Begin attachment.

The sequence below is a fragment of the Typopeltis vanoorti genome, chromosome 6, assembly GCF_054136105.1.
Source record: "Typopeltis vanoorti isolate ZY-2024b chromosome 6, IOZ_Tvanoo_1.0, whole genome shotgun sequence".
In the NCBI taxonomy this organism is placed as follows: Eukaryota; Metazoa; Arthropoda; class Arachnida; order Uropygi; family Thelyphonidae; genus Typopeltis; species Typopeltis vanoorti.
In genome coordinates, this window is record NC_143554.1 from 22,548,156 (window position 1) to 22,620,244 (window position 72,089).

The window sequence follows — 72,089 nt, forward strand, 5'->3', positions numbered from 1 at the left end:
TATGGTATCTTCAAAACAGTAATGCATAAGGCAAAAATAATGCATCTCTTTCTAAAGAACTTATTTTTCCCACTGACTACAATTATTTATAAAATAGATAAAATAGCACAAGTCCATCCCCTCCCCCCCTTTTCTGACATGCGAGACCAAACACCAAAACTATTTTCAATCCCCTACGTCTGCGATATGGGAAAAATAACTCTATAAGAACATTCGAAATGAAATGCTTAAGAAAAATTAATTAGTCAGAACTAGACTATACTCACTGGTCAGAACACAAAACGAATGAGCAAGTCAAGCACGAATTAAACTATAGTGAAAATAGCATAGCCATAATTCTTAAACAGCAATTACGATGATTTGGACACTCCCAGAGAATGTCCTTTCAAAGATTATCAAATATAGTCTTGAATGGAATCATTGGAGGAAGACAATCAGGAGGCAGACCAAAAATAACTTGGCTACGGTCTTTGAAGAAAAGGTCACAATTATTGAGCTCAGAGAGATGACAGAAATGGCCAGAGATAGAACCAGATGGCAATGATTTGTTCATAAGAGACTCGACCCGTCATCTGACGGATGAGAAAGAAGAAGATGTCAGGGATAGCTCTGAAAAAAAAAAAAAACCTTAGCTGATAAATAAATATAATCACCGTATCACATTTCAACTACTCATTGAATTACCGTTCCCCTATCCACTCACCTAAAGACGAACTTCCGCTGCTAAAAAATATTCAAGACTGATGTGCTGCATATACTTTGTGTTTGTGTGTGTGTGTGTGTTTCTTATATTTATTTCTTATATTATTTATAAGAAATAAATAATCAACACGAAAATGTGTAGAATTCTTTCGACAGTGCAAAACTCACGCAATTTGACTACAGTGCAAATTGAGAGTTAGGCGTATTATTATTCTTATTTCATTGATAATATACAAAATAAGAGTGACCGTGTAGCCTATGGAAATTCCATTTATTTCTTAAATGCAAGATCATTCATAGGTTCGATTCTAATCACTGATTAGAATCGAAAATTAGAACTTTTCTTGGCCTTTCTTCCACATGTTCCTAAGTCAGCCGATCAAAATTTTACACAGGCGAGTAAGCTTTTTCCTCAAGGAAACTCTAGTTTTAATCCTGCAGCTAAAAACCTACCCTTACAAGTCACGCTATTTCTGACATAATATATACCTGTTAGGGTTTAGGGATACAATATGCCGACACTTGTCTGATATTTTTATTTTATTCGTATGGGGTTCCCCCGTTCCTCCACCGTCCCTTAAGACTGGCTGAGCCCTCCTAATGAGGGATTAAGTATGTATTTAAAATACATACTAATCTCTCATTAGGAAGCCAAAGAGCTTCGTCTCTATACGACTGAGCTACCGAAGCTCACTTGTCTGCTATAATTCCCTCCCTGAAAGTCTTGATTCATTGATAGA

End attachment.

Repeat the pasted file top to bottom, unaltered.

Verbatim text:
The sequence below is a fragment of the Typopeltis vanoorti genome, chromosome 6, assembly GCF_054136105.1.
Source record: "Typopeltis vanoorti isolate ZY-2024b chromosome 6, IOZ_Tvanoo_1.0, whole genome shotgun sequence".
In the NCBI taxonomy this organism is placed as follows: Eukaryota; Metazoa; Arthropoda; class Arachnida; order Uropygi; family Thelyphonidae; genus Typopeltis; species Typopeltis vanoorti.
In genome coordinates, this window is record NC_143554.1 from 22,548,156 (window position 1) to 22,620,244 (window position 72,089).

The window sequence follows — 72,089 nt, forward strand, 5'->3', positions numbered from 1 at the left end:
TATGGTATCTTCAAAACAGTAATGCATAAGGCAAAAATAATGCATCTCTTTCTAAAGAACTTATTTTTCCCACTGACTACAATTATTTATAAAATAGATAAAATAGCACAAGTCCATCCCCTCCCCCCCTTTTCTGACATGCGAGACCAAACACCAAAACTATTTTCAATCCCCTACGTCTGCGATATGGGAAAAATAACTCTATAAGAACATTCGAAATGAAATGCTTAAGAAAAATTAATTAGTCAGAACTAGACTATACTCACTGGTCAGAACACAAAACGAATGAGCAAGTCAAGCACGAATTAAACTATAGTGAAAATAGCATAGCCATAATTCTTAAACAGCAATTACGATGATTTGGACACTCCCAGAGAATGTCCTTTCAAAGATTATCAAATATAGTCTTGAATGGAATCATTGGAGGAAGACAATCAGGAGGCAGACCAAAAATAACTTGGCTACGGTCTTTGAAGAAAAGGTCACAATTATTGAGCTCAGAGAGATGACAGAAATGGCCAGAGATAGAACCAGATGGCAATGATTTGTTCATAAGAGACTCGACCCGTCATCTGACGGATGAGAAAGAAGAAGATGTCAGGGATAGCTCTGAAAAAAAAAAAAAACCTTAGCTGATAAATAAATATAATCACCGTATCACATTTCAACTACTCATTGAATTACCGTTCCCCTATCCACTCACCTAAAGACGAACTTCCGCTGCTAAAAAATATTCAAGACTGATGTGCTGCATATACTTTGTGTTTGTGTGTGTGTGTGTGTTTCTTATATTTATTTCTTATATTATTTATAAGAAATAAATAATCAACACGAAAATGTGTAGAATTCTTTCGACAGTGCAAAACTCACGCAATTTGACTACAGTGCAAATTGAGAGTTAGGCGTATTATTATTCTTATTTCATTGATAATATACAAAATAAGAGTGACCGTGTAGCCTATGGAAATTCCATTTATTTCTTAAATGCAAGATCATTCATAGGTTCGATTCTAATCACTGATTAGAATCGAAAATTAGAACTTTTCTTGGCCTTTCTTCCACATGTTCCTAAGTCAGCCGATCAAAATTTTACACAGGCGAGTAAGCTTTTTCCTCAAGGAAACTCTAGTTTTAATCCTGCAGCTAAAAACCTACCCTTACAAGTCACGCTATTTCTGACATAATATATACCTGTTAGGGTTTAGGGATACAATATGCCGACACTTGTCTGATATTTTTATTTTATTCGTATGGGGTTCCCCCGTTCCTCCACCGTCCCTTAAGACTGGCTGAGCCCTCCTAATGAGGGATTAAGTATGTATTTAAAATACATACTAATCTCTCATTAGGAAGCCAAAGAGCTTCGTCTCTATACGACTGAGCTACCGAAGCTCACTTGTCTGCTATAATTCCCTCCCTGAAAGTCTTGATTCATTGATAGA